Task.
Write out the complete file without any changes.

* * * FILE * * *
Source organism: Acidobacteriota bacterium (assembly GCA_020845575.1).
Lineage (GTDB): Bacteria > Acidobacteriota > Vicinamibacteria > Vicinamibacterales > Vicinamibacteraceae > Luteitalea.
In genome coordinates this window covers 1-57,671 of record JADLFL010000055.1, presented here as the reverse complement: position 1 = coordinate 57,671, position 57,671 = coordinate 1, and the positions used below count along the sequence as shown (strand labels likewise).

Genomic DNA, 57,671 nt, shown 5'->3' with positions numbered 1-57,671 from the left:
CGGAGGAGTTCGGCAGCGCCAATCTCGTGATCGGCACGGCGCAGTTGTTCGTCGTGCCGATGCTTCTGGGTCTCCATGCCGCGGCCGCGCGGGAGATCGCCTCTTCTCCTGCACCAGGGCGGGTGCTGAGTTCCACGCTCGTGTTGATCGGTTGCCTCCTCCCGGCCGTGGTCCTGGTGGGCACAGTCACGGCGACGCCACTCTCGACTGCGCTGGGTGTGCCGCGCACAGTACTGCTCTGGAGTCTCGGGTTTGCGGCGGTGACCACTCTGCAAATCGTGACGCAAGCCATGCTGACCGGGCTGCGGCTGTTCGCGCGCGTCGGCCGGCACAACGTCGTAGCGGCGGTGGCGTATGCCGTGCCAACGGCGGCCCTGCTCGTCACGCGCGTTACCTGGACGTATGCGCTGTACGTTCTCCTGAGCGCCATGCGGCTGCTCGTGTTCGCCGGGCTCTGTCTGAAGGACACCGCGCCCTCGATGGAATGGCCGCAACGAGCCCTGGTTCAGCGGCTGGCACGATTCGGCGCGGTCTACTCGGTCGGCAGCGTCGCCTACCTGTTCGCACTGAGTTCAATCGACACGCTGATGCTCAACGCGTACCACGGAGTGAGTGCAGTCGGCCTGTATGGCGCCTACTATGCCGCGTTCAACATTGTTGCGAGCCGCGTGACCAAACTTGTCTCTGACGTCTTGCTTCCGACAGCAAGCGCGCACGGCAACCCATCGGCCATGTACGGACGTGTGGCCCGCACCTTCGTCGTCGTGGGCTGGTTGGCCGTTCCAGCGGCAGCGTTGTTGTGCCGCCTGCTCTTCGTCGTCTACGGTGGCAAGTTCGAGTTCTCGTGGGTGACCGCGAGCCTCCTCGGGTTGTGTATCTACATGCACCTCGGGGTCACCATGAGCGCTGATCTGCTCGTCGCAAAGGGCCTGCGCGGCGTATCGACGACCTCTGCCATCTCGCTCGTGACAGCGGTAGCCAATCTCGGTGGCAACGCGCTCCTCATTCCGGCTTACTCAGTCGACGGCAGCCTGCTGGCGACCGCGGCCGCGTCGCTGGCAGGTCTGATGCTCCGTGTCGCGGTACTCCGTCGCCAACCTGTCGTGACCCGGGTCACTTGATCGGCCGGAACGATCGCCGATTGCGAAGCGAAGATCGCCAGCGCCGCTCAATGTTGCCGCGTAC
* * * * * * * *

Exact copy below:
Source organism: Acidobacteriota bacterium (assembly GCA_020845575.1).
Lineage (GTDB): Bacteria > Acidobacteriota > Vicinamibacteria > Vicinamibacterales > Vicinamibacteraceae > Luteitalea.
In genome coordinates this window covers 1-57,671 of record JADLFL010000055.1, presented here as the reverse complement: position 1 = coordinate 57,671, position 57,671 = coordinate 1, and the positions used below count along the sequence as shown (strand labels likewise).

Genomic DNA, 57,671 nt, shown 5'->3' with positions numbered 1-57,671 from the left:
CGGAGGAGTTCGGCAGCGCCAATCTCGTGATCGGCACGGCGCAGTTGTTCGTCGTGCCGATGCTTCTGGGTCTCCATGCCGCGGCCGCGCGGGAGATCGCCTCTTCTCCTGCACCAGGGCGGGTGCTGAGTTCCACGCTCGTGTTGATCGGTTGCCTCCTCCCGGCCGTGGTCCTGGTGGGCACAGTCACGGCGACGCCACTCTCGACTGCGCTGGGTGTGCCGCGCACAGTACTGCTCTGGAGTCTCGGGTTTGCGGCGGTGACCACTCTGCAAATCGTGACGCAAGCCATGCTGACCGGGCTGCGGCTGTTCGCGCGCGTCGGCCGGCACAACGTCGTAGCGGCGGTGGCGTATGCCGTGCCAACGGCGGCCCTGCTCGTCACGCGCGTTACCTGGACGTATGCGCTGTACGTTCTCCTGAGCGCCATGCGGCTGCTCGTGTTCGCCGGGCTCTGTCTGAAGGACACCGCGCCCTCGATGGAATGGCCGCAACGAGCCCTGGTTCAGCGGCTGGCACGATTCGGCGCGGTCTACTCGGTCGGCAGCGTCGCCTACCTGTTCGCACTGAGTTCAATCGACACGCTGATGCTCAACGCGTACCACGGAGTGAGTGCAGTCGGCCTGTATGGCGCCTACTATGCCGCGTTCAACATTGTTGCGAGCCGCGTGACCAAACTTGTCTCTGACGTCTTGCTTCCGACAGCAAGCGCGCACGGCAACCCATCGGCCATGTACGGACGTGTGGCCCGCACCTTCGTCGTCGTGGGCTGGTTGGCCGTTCCAGCGGCAGCGTTGTTGTGCCGCCTGCTCTTCGTCGTCTACGGTGGCAAGTTCGAGTTCTCGTGGGTGACCGCGAGCCTCCTCGGGTTGTGTATCTACATGCACCTCGGGGTCACCATGAGCGCTGATCTGCTCGTCGCAAAGGGCCTGCGCGGCGTATCGACGACCTCTGCCATCTCGCTCGTGACAGCGGTAGCCAATCTCGGTGGCAACGCGCTCCTCATTCCGGCTTACTCAGTCGACGGCAGCCTGCTGGCGACCGCGGCCGCGTCGCTGGCAGGTCTGATGCTCCGTGTCGCGGTACTCCGTCGCCAACCTGTCGTGACCCGGGTCACTTGATCGGCCGGAACGATCGCCGATTGCGAAGCGAAGATCGCCAGCGCCGCTCAATGTTGCCGCGTAC